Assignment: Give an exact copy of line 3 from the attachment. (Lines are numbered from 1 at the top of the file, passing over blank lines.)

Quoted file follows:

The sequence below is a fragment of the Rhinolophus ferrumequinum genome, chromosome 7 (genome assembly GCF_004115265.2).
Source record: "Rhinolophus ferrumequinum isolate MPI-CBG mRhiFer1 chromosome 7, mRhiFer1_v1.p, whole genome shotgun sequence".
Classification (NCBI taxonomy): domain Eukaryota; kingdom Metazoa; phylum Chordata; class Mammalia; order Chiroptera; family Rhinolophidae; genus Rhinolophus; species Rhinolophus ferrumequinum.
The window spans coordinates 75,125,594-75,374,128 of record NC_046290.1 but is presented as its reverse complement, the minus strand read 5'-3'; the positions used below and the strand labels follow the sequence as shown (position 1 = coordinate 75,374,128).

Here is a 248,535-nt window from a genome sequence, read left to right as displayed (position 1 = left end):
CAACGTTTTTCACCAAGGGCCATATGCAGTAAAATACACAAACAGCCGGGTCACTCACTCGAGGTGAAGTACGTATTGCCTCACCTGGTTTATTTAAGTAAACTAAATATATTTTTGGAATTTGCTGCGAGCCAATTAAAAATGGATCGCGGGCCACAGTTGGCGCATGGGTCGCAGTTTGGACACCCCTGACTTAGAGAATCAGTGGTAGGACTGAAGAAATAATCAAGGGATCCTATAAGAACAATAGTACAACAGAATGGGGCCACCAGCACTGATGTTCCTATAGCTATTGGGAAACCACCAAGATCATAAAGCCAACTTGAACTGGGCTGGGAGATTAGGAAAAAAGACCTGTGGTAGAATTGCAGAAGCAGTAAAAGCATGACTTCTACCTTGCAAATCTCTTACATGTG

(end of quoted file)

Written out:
Classification (NCBI taxonomy): domain Eukaryota; kingdom Metazoa; phylum Chordata; class Mammalia; order Chiroptera; family Rhinolophidae; genus Rhinolophus; species Rhinolophus ferrumequinum.